Second, by entering the euro zone, these countries have also agreed to abide by the Maastricht treaty which restricts their budget deficit to only 3 per cent and debt to 60 per cent of GDP. Therefore, even if they are able to borrow and finance their deficit spending, like Germany and France, they are not supposed to use fiscal policy above those limits. So countries have resorted to different means to keep their national economies afloat, from trying to foster the export sector, as Germany does, to deploying Enron-style accounting tricks, as Italy and Greece did. These constraints have proven to be flexible but that does not mean that they do not matter. When a nation exceeds mandated limits, it can face sanctions imposed by the European Council of Finance Ministers (ECOFIN). There is competition among the Euronations for ratings—with Germany usually winning (for example it usually enjoys lower credit default swap pricing), which allows it to issue euro debt at a lower interest rate. That in turn keeps its interest spending lower and its deficits lower in a nice virtuous cycle. Nations that exceed the limits by the greatest amounts are punished with high interest rates that drives them into a vicious death spiral because deficits rise and lead to further credit downgrades. That is what happened to Greece. Vultures are now looking for the next-weakest member. That’s another treat in store for Latvia.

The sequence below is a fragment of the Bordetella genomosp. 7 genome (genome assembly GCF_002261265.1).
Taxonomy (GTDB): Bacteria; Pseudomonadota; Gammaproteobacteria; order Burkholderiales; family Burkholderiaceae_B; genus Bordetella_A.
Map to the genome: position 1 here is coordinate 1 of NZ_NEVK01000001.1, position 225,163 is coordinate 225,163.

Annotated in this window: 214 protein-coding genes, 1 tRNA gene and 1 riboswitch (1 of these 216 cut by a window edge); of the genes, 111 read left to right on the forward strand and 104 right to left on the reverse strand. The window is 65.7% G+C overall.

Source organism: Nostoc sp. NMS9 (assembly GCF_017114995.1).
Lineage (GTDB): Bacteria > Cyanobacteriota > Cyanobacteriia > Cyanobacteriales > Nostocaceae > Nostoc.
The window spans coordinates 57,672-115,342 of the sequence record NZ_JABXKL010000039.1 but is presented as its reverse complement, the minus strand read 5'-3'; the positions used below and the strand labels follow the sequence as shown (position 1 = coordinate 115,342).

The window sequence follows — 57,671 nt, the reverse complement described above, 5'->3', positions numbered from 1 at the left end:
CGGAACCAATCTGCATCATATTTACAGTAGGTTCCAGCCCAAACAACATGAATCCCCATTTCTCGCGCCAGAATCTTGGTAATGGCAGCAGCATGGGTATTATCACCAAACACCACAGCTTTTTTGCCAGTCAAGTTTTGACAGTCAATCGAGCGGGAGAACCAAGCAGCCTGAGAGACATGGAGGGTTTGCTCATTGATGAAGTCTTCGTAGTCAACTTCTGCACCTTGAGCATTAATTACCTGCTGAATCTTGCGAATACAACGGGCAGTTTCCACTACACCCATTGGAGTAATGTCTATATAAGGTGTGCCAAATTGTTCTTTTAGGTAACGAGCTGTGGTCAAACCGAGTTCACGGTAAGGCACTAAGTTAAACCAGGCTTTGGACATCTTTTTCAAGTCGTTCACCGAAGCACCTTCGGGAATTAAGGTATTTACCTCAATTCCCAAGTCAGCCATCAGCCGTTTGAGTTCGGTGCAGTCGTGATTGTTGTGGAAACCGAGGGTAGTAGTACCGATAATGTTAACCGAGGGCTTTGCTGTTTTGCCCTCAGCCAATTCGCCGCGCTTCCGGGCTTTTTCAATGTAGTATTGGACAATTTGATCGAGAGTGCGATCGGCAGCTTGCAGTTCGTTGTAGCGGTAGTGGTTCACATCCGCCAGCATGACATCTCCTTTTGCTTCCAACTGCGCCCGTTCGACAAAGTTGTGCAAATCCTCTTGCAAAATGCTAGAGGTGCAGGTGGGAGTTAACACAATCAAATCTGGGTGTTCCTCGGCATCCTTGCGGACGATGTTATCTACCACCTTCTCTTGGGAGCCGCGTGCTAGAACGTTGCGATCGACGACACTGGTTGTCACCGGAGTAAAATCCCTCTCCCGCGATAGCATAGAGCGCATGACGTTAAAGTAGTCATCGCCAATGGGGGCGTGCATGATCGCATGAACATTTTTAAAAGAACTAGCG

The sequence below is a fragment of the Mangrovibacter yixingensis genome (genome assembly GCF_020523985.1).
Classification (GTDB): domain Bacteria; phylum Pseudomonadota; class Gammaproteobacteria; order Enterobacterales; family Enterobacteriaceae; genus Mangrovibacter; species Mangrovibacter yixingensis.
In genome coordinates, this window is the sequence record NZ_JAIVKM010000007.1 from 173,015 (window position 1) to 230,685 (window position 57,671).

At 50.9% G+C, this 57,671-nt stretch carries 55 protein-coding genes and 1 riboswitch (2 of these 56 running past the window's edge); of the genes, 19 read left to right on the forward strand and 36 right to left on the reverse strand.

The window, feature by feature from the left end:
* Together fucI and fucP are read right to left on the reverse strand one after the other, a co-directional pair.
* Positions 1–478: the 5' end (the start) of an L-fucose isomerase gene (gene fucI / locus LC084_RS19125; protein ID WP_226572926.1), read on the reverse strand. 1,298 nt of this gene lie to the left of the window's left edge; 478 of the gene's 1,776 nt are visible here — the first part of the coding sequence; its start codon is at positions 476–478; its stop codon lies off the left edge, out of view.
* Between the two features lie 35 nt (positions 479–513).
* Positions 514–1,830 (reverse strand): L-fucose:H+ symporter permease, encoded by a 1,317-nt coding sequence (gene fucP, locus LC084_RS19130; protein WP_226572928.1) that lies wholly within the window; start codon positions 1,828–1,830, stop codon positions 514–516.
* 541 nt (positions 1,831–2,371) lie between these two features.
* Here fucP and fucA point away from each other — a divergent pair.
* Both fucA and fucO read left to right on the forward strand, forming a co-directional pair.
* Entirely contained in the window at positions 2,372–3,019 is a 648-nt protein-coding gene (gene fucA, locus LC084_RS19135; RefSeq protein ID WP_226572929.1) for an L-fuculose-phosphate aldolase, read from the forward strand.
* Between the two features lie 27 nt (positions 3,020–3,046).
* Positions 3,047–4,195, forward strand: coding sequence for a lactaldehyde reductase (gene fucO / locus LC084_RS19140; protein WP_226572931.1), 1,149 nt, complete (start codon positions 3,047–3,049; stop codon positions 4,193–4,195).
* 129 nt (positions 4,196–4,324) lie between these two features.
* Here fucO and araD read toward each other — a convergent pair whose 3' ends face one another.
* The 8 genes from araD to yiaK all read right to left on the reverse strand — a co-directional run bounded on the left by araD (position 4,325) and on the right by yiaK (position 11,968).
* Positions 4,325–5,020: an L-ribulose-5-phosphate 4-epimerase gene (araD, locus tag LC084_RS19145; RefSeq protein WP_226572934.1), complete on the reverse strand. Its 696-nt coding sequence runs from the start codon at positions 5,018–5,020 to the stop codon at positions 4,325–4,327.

In spite of the obvious design flaws now made manifest daily in the euro zone, it is clear that fiscal sovereignty has become a taboo subject in Europe. The disease of deficit terrorism has metastasized globally, rendering it virtually impossible for governments with free floating non-convertible fiat currencies to construct adequate demand responses to the mounting crisis of unemployment. Certainly we don’t want any more government spending because, as my critics persistently remind me, that way leads to hyperinflation and Zimbabwe.
Channeling my inner Jonathan Swift, I therefore conclude that Latvia’s only hope is to devise a sensible supply-side response, so that today’s currently insufficient spending power is more closely aligned to the 80 per cent or so who are gainfully employed.